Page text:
So, 'Turbo Relationships' Boomed In Lockdown. Are You In One?

Did the pace of your relationship speed up during the pandemic? Here's how to keep things fresh as life returns to normal.

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If you found your relationship went from zero to 100 during lockdown – and all of a sudden, you’ve mastered the art of living together – you’re not alone.

Lockdown appears to have accelerated Brits’ love lives, resulting in so-called “turbo relationships”, a new report from Relate and eHarmony has found.

Some people found themselves living together within weeks of meeting – and largely thriving because of it. Over a third of those newly living with a partner believe the past two months have felt “more like two years of commitment”.

And more than a third of respondents say they’ve reached common relationship milestones a lot faster – leading to more sex, better communication and the opportunity to discover new, shared passions.

Why is this happening? Relate counsellor, Peter Saddington, says “in wider periods of societal unrest”, couples often pull together. “The combination of more time spent together, heightened anxiety levels and the removal of common routines – like seeing friends – is an intense mix,” he says.

There are pros and cons to being in a turbo relationship. “It’s quite a romantic idea, isn’t it?” says Relate counsellor, Holly Roberts. “This romantic idealism that a couple have just met and they’ve decided to move in together because they’ve missed each other and want to be together. I think that can be really positive – it’s a nice love story to the beginning of their relationship.”

On the flip side, some people might have walked – or ran – into a lockdown relationship a little “love blind”, she says.

If this is the case, there may have been a few red flags that have cropped up: bickering more than normal (that could be once a day, and about small things that are irrelevant), noticing differences in your values (they’re not big on marriage and you are), as well as spotting a void in your mutual interests.

Those who want to keep their relationships ticking over should now try to slow things down, says Roberts, and “rediscover that honeymoon period at a slower pace”.

Speeding things up in your relationship may have meant you’ve missed out on the exciting bits of having a new partner. Roberts encourages people to go back to the dating phase and rediscover each other – creating a sense of mystery, experiencing butterflies and actually missing someone again.

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It’s also good to be mindful that it may be hard to adjust from living in each other’s pockets, to going back to some form of normality.

“If a couple have been living together and it’s just been the two of them, that intimacy and time they spent together is really unique,” she explains, “but coming out of lockdown, they’re going to have more opportunity to see other people – friends, family – and other intrusions on their time that will take them away from each other.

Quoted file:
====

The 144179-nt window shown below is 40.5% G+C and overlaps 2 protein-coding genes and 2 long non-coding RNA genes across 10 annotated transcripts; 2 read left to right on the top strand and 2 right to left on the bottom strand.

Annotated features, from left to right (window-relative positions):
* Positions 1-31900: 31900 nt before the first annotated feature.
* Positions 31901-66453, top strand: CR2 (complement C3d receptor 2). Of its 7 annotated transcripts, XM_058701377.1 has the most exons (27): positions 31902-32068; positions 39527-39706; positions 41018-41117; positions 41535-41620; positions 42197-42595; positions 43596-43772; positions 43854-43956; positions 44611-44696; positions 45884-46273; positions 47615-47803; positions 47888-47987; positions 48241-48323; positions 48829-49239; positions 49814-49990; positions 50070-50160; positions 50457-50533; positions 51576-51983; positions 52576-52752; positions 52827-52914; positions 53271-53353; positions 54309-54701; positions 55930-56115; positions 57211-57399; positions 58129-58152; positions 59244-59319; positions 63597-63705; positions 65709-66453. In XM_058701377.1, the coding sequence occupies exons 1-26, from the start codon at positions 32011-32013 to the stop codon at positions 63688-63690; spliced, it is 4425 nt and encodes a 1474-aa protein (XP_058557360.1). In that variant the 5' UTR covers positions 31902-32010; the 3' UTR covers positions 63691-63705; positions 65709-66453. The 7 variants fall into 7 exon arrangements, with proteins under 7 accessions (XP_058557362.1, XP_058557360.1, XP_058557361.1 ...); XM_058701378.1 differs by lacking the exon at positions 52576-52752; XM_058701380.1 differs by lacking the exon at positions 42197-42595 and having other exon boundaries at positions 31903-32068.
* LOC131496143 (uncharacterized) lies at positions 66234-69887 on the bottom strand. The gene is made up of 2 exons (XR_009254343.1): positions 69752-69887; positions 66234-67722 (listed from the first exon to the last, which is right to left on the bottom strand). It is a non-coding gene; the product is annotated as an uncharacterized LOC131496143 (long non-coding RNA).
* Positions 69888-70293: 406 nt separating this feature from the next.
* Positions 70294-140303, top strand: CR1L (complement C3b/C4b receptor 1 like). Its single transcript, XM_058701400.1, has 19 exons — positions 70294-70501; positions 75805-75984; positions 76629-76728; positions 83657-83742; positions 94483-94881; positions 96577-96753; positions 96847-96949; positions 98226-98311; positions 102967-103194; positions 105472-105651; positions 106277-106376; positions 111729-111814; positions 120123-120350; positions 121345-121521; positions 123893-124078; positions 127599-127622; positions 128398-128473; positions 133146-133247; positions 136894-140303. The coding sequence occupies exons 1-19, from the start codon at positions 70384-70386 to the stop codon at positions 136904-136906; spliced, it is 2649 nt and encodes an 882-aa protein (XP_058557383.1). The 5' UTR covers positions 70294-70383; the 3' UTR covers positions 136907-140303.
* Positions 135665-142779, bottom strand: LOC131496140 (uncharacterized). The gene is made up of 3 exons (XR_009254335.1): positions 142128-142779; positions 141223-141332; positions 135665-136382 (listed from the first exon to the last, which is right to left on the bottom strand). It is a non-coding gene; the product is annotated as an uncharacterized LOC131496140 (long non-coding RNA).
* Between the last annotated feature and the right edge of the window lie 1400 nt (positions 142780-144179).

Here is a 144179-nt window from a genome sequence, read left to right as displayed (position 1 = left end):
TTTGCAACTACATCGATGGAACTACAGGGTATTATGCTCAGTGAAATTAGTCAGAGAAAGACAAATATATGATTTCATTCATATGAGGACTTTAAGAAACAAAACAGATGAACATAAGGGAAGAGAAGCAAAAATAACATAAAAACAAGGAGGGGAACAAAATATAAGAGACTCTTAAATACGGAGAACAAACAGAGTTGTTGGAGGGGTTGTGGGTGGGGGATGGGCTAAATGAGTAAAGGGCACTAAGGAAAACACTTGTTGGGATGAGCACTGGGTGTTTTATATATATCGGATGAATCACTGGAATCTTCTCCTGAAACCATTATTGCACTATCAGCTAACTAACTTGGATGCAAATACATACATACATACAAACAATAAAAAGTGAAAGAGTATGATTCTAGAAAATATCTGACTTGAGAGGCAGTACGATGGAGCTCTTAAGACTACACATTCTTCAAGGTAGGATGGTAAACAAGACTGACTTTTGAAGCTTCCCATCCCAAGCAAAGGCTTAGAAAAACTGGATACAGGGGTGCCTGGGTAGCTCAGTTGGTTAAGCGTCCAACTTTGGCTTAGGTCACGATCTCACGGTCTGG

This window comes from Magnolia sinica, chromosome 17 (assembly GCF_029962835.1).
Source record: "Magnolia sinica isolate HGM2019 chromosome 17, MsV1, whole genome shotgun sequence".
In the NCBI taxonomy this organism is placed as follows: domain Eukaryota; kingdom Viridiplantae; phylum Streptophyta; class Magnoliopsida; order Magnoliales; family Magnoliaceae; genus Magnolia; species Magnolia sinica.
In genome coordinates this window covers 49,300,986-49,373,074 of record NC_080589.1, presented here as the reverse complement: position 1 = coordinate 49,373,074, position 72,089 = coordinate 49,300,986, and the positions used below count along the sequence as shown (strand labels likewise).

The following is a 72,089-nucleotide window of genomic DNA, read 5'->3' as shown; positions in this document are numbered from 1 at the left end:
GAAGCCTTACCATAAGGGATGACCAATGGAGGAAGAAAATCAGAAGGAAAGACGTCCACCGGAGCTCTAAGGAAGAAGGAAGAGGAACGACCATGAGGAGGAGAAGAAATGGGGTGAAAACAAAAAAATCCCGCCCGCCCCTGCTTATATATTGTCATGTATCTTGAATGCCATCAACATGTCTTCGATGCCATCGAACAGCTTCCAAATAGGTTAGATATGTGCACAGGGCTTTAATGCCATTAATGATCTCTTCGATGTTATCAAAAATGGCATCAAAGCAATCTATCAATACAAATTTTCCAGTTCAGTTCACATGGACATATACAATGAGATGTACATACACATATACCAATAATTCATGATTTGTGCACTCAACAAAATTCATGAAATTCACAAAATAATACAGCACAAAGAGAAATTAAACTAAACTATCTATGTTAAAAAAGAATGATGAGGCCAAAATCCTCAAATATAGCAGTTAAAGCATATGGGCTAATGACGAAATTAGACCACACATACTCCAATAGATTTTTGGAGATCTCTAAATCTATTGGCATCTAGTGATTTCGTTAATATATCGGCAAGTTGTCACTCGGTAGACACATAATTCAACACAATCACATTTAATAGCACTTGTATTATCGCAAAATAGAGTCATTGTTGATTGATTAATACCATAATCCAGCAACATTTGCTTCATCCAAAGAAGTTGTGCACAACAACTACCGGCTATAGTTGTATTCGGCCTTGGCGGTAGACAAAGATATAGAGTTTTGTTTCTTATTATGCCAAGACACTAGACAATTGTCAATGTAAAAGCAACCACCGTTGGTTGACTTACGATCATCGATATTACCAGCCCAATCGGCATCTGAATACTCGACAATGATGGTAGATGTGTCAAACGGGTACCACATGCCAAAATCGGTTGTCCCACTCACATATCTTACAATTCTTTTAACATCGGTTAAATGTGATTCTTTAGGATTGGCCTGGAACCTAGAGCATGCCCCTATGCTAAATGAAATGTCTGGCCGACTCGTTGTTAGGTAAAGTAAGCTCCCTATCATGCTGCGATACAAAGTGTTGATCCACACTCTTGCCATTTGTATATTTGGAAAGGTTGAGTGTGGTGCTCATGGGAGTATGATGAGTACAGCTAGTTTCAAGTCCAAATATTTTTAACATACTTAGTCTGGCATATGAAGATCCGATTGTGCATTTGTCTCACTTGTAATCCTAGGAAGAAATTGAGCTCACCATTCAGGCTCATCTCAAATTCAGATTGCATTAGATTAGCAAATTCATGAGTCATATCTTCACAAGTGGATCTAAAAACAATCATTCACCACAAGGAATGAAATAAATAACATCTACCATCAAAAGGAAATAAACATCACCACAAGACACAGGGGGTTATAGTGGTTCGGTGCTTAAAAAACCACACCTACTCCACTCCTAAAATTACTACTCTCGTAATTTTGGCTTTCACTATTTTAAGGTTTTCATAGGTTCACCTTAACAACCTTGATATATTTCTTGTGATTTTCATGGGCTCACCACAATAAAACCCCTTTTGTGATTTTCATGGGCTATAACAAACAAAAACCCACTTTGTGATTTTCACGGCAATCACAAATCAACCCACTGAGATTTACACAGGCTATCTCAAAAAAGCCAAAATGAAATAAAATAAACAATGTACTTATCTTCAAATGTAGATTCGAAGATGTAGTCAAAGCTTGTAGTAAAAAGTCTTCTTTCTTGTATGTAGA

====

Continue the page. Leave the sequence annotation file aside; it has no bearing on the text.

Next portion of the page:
“It’s managing that process and feeling like it’s okay to miss each other – but it’s also ok to want to spend time with other people.”

Having your own time, friends and interests is important in making you feel nourished as an individual, which in turn makes you a happy and wholesome person to be in a relationship with – and vice versa, adds Roberts.

If you do find yourself struggling with the change of pace, talk about it. “Communication is absolutely vital,” she continues – and a lack of it can fuel misunderstanding and feelings of abandonment in your relationship.

Crucially, psychotherapist Lucy Beresford says both people in the relationship need to acknowledge that living in a mutual bubble can’t last forever.

“There has to come a point where you meet each other’s parents, or reconnect with your friendship groups – and it’s really important you do. You can’t exist in this little bubble, just the two of you, for the rest of your life,” she says. “You have to let other people in, create different energy, different oxygen, in your relationship – but you have to also talk about it.”

Some couples have found lockdown to be been a strain on their relationship. If that’s the case, don’t beat yourself up about it – a break-up isn’t inevitable. Hold fire, and let the dust settle post-lockdown if you can.

“If you’ve been struggling it’s probably that you need that extra energy, extra input, from other people – whether that’s chatting to your sister, your best mate, or seeing your colleagues in the flesh,” she says.

“Make time for that and recognise that the little bubble is very artificial – and it’s unlikely life will need to be like that again.”